The Framework Under ‘COVID’

Brigitte Chervoillot-Courtillon
 

The framework under COVID, strained, arouses multiple questions.

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The constraints of our external reality, imposed upon everyone, have required a change in the typical framework of my analytic work. A new practice, sessions held via telephone, unfamiliar but not totally unknown, was put in place. Surprises and questions associated with them are present during the session. In a general way, the effects of this novelty appeared immediately or over the course of the sessions, though I see few significant changes to the analytic process taking place for some.

For others, two configurations arose in the current experience, as illustrated by two short clinical vignettes. In addition to their uniqueness, they turn out to be the echo of this lived experience.

The ‘après-coup’ effect will likely make the outline of the configurations more complex.

For one patient, a radical change came about. Their associations are more fluid and their words flow more freely now. The physical and psychic presence of the analyst hinders and constrains their speech. The session is a source of arousal and conflict. Repetition, via transference, highlights the visual gravity of a paternal protective figure, envied and feared. The distance brings up some of the patient’s desires, speaking with her own voice, tied to being her father’s equal (free speech) and speaking just as loudly. Does this opening represent a profound rearrangement or an avoidance tactic? Perhaps a phobic symptom?

The online session creates a distortion of the framework. Metaphorically, the analyst’s office is partially ‘transported’ to the patient’s room or office, even though the phone call originates from within this movement. The physical act of holding the session is suppressed. What are, and will be, the psychic repercussions of this? Are narcissistic advantages not implicitly at work at that time?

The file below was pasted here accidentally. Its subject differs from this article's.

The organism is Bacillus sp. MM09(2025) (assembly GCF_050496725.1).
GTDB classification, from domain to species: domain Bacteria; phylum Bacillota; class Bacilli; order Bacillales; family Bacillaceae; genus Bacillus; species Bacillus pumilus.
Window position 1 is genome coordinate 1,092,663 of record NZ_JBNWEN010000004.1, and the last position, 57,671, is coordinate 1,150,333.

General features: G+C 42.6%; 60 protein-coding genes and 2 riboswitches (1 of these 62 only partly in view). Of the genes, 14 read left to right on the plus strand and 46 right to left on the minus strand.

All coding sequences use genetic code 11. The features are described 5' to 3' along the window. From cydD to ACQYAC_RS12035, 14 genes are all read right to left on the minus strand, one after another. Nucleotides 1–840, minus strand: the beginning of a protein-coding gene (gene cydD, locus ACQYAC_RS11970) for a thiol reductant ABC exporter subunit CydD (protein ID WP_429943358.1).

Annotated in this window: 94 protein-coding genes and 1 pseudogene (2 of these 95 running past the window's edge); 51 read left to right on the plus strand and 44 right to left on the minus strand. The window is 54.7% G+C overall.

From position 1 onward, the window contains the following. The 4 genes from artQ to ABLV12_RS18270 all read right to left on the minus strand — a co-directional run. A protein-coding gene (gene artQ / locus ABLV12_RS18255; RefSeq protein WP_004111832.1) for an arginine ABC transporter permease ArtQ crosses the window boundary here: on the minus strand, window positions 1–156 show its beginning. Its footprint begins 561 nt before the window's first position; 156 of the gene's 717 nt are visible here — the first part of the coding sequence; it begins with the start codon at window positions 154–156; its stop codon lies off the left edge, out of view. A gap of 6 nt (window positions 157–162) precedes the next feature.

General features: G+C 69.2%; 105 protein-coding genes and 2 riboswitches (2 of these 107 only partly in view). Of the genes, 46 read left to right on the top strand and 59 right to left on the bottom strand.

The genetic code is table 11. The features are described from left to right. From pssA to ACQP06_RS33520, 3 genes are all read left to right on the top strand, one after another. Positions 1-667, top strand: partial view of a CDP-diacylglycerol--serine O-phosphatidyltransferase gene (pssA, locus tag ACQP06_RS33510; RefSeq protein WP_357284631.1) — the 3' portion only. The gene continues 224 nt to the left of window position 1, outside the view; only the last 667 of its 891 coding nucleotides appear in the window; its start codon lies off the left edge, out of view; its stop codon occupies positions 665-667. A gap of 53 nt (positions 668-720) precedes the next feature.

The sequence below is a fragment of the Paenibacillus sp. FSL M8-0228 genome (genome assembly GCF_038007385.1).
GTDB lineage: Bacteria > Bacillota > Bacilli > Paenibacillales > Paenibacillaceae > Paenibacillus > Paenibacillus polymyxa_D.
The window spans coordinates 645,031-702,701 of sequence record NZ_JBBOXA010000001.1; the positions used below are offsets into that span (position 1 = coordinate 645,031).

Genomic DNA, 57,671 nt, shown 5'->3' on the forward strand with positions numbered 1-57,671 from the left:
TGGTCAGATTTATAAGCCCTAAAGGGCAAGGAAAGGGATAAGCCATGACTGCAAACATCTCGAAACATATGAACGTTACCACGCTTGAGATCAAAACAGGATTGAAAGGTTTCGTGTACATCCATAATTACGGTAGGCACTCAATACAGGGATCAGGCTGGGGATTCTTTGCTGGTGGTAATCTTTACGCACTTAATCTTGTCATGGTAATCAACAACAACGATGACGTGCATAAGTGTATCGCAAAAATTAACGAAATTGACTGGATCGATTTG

Do they not persist as resistance during the in-person sessions?

From the beginning of this hybrid framework, without having really thought about it, I sat on my couch as I am accustomed to doing. Is it a necessary requirement to stay in the analyst's place? A place which, as we know, is never guaranteed once and for all?

Furthermore, I noted in passing the more frequent use of my first name at the beginning of the session, a shift towards a friendly conversation... The ‘refusal’ of all intersubjective communication in the flow of the session recreates the two asymmetrical psychic scenes. This familiarity disappeared as soon as we said goodbye. Is it not the sign of ‘strangeness’ for the analyst, confusing in this new form of work?

For another patient, this reversal of places, of spaces, brings about an opposite change, as described below: for him, the standard surety of his private space is no longer secure. He isn't able to speak freely about what comes to him. In moments of persecution, his fear of intrusion into the session by one of his family members has him ‘on alert’.

Edmundo Gomez Mango wrote that:

the analyst's place of work can become a home for the stranger who frequents it, without the possibility of it ever being their home. The analyst host is at home, but in a retreat that becomes their sole availability, a retreat which varies just as their renewable hospitality. While at home, the analyst remains a stranger who, without being able to embrace the privacy of others, is witness to it. [1]

This substitution of artificial stacking frameworks creates a confusion or bonding of the spaces that were previously separate, of the private and the foreign. Psychic privacy is subverted. The analyst host loses this characteristic of being a host. They are sometimes the auditory witness of physical actions of the patient (movement, various noises) as a transgression of the rule. Their free-flowing listening is interfered with.

‘Psyche’ (is) broadened, and thus becomes confined.


[1] E. Gomez Mango. L'intime pensée, Nouvelle Revue de Psychanalyse n° 40 – automne 1989.

Translation: Benji Muskal
 

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